For the majority of farming households,
the main impact of the July flooding
related to the
increased costs for replanting and
the delayed harvest.
Households depending primarily upon day
labour, and especially non-skilled day labour, re
main among the most vulnerable. They faced a gap in
wages during August and have difficulties in obtaining credit.
The July flooding was perceived to have moderate impact on children’s nutritional status and little
impact on infant and young children feeding practices.
In view of the
country’s adequate rice availabilities
the Mission recommends that any
in the form of cash
To cover immediate
agricultural needs following the 2015 flooding, the Mission recommends the
distribution of seeds for the next monsoon planting season;
as well as
water and pest-resistant
storage containers to protect farmer’s seeds, along with drying nets and post-harvest
most affected areas. In
and Ayeyarwaddy, recording the highest livestock losses,
of livestock is required to avoid a
fall in animal protein intake; while the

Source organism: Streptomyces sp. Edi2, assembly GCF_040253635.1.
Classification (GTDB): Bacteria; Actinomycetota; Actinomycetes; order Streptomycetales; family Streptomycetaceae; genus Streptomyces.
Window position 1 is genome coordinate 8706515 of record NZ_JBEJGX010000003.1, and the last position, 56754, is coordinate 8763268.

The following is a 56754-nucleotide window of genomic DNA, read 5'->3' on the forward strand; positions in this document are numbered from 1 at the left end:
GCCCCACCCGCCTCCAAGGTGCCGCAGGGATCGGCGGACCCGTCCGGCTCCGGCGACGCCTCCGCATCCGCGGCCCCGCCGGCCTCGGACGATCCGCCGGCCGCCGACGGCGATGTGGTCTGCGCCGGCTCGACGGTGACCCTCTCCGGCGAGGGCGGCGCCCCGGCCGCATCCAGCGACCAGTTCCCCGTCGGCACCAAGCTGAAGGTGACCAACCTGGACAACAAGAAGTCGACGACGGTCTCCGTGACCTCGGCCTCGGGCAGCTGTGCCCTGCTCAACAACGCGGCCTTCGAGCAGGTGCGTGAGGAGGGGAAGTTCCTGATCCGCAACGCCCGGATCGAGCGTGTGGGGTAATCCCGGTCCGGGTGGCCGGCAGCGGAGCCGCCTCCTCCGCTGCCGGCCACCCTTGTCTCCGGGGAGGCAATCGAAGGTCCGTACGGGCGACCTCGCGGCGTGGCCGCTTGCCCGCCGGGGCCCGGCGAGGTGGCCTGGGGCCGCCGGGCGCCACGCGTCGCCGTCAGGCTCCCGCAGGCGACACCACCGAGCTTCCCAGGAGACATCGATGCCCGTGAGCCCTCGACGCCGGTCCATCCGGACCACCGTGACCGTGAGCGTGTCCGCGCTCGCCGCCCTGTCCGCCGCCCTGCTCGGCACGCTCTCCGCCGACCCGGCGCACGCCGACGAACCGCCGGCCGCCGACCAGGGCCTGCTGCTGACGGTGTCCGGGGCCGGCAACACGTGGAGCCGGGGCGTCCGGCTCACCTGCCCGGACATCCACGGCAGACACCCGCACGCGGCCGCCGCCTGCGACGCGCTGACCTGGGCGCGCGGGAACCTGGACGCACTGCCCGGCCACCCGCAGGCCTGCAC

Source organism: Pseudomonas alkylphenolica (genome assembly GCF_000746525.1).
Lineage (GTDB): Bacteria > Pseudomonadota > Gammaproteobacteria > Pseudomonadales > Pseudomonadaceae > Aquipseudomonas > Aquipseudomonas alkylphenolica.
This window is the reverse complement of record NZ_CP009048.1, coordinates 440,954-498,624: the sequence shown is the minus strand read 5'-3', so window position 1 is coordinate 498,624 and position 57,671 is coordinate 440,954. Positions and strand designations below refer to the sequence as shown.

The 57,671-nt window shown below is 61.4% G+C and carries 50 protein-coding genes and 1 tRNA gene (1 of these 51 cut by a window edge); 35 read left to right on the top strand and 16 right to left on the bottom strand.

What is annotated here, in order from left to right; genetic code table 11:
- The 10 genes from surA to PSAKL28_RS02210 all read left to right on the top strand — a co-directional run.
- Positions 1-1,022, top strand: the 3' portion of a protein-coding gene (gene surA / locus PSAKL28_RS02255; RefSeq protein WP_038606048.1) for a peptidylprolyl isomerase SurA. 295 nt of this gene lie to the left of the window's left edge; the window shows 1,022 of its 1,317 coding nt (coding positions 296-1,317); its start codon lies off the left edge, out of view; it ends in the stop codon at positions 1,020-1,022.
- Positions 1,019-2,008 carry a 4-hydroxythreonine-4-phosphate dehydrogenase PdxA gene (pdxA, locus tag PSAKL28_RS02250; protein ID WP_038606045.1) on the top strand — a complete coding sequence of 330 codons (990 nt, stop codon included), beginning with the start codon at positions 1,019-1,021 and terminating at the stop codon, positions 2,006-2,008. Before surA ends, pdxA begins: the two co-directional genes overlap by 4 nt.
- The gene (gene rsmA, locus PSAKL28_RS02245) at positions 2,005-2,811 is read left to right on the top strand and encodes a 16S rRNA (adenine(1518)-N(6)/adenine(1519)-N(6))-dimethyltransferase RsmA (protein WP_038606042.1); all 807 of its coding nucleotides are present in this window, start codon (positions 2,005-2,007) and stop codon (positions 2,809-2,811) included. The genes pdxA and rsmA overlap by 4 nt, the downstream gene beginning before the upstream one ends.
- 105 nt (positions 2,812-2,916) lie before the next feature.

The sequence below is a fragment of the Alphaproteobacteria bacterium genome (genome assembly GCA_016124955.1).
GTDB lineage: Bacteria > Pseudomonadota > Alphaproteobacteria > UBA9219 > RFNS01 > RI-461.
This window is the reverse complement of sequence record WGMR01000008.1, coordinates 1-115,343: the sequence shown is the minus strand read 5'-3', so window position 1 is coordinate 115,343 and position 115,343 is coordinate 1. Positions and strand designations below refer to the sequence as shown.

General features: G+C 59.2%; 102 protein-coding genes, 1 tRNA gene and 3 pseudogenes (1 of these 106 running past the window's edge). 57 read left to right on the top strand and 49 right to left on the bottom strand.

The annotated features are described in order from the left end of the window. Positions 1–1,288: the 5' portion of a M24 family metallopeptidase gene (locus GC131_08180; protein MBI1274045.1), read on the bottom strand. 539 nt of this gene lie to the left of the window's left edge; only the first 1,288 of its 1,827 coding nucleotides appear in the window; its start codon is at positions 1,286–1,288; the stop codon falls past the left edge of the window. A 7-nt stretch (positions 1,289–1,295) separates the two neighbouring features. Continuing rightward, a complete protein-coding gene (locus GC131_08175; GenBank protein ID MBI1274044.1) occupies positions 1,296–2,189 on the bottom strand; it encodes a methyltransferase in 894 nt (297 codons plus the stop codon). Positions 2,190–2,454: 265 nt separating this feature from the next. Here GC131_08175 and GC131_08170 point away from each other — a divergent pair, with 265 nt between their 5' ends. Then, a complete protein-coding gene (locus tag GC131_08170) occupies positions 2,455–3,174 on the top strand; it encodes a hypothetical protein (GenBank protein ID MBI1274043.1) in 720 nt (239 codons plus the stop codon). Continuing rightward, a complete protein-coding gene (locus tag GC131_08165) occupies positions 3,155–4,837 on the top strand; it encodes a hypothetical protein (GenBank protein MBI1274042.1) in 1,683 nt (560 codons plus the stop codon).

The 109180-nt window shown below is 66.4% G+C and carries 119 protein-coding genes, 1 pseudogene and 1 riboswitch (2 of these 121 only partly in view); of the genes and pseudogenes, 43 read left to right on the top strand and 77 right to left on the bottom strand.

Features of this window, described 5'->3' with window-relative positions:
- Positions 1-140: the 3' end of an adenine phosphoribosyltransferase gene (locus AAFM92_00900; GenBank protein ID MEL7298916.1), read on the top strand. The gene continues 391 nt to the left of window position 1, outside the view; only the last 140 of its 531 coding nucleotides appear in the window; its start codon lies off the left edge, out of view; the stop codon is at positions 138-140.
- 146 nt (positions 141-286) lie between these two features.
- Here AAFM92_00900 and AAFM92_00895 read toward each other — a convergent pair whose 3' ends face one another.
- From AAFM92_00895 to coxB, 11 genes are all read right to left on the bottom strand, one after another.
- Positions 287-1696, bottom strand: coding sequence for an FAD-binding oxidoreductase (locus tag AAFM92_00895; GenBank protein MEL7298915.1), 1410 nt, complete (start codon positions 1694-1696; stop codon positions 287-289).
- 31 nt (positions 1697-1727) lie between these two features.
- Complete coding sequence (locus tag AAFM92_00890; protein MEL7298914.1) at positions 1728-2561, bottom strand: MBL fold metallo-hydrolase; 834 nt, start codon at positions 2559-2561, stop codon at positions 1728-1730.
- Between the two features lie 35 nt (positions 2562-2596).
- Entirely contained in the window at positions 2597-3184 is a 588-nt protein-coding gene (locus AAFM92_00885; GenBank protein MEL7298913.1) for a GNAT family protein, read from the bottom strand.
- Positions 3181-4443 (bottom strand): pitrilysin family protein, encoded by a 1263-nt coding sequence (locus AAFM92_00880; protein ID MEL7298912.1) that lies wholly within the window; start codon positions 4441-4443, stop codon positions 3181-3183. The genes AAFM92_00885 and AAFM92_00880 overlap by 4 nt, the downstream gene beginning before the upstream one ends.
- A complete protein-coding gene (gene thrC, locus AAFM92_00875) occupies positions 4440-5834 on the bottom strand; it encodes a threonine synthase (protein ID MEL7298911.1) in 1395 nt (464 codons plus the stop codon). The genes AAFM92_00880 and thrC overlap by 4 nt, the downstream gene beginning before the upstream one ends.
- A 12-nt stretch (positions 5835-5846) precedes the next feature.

rebuilding of fishing gear and boats
rehabilitation of fish ponds is
in the most
affected Rakhine State."|
|Author/creator:|| ||Swithun Goodbody, Guljahan Kurbanova, Cristina Coslet, Aaron Wise, Nuria Branders and Sophie Goudet|
|Source/publisher:|| ||FAO, WFP|
|Format/size:|| ||pdf (1.2MB-reduced version; 2.2MB-original)|
|Alternate URLs:|| ||http://www.un.org/apps/news/story.asp?NewsID=53464#.Vut7ikAp5Kr (UN News Centre article)|
|Date of entry/update:|| ||18 March 2016|
|Title:|| ||FAO/WFP CROP AND FOOD SECURITY ASSESSMENT MISSION TO MYANMAR: SPECIAL REPORT
|Date of publication:|| ||22 January 2009|
|Description/subject:|| ||Mission Highlights:
• During the 2008 monsoon season, agricultural production suffered a significant decline in areas